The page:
Saturday, September 4, 2010

Autumn Colors, Abscission Layers, and How Trees Grow Leaves

"The Science of Color in Autumn Leaves"
The United States National Arboretum

"As the days get cooler and frost is in the air, deciduous trees and shrubs put on an autumn show in all shades of red, yellow, purple, and brown. The splendor of crisp fall days and vibrant leaves brings to mind memories for nearly everyone who lives in an area where deciduous forests are the dominant vegetation. In many parts of the country, autumn leaves are an important factor in tourism.

"Many think that cool weather or frost cause the leaves to change color. While temperature may dictate the color and its intensity, it is only one of many environmental factors that play a part in painting deciduous woodlands in glorious fall colors.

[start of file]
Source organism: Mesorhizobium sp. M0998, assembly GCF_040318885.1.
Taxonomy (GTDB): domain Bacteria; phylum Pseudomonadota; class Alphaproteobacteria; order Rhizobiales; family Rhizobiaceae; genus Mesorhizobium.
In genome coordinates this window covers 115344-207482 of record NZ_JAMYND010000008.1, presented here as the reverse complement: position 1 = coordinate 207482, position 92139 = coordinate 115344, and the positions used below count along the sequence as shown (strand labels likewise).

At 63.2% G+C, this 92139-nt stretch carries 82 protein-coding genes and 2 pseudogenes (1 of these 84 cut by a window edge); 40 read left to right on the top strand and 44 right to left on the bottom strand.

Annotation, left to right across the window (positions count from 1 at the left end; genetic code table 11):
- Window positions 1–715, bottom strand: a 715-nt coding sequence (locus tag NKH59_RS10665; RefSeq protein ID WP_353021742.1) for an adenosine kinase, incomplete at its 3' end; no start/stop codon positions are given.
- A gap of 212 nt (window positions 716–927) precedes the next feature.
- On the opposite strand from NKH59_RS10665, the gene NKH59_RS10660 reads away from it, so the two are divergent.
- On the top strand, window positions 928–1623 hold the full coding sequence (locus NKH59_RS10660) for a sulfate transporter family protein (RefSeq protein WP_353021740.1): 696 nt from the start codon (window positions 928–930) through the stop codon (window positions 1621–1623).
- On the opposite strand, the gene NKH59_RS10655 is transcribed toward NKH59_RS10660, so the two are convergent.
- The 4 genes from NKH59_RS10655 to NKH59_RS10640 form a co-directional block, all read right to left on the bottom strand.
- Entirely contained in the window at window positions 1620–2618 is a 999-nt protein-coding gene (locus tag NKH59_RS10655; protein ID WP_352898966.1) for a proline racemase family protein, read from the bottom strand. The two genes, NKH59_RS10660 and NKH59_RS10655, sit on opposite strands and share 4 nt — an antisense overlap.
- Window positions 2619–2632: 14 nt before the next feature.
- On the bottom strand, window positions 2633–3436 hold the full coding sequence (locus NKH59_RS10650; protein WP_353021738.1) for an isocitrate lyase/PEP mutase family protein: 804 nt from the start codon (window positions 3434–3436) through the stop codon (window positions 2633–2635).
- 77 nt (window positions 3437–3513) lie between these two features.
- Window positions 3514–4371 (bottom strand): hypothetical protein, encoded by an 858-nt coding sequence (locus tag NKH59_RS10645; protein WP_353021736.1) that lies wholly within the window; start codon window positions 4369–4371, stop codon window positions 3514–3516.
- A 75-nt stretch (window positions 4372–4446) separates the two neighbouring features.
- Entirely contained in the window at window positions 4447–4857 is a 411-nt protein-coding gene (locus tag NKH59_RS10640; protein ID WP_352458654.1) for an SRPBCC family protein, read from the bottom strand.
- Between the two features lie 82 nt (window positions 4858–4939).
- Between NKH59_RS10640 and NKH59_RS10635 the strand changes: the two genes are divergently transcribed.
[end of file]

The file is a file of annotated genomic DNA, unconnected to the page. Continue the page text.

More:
"To understand the whole process, it is important to understand the growth cycle of deciduous trees and shrubs. Most have a relatively short period of annual growth. New stems begin to grow from overwintering buds when the days become long enough and the weather is warm enough to support growth. For most trees, growth is usually completed by late June in the Northern Hemisphere. Next year's leaf buds are set at this time and will not open until they experience the chill and short days of winter followed by the warmth and longer days of spring...."

The page isn't the fastest read online, and has some fairly technical terms: like "abscission layer." On the up - or down - side, those generally have handy - or annoying - popups that explain what they mean. An "abscission layer," for example, is "an area at the base of a leaf stalk, fruit stalk, or a branch in which a layer of loose cells that are poorly attached to each other develops; the abscission layer causes a leaf, fruit, flower, or other plant part to fall away from a plant"

There's a decent selection of photos - and a pretty good discussion of why the fall colors of New England and northeast Asia are a short, rather striking display; while southern Appalachian regions have a longer but (generally) less spectacular fall foliage season.

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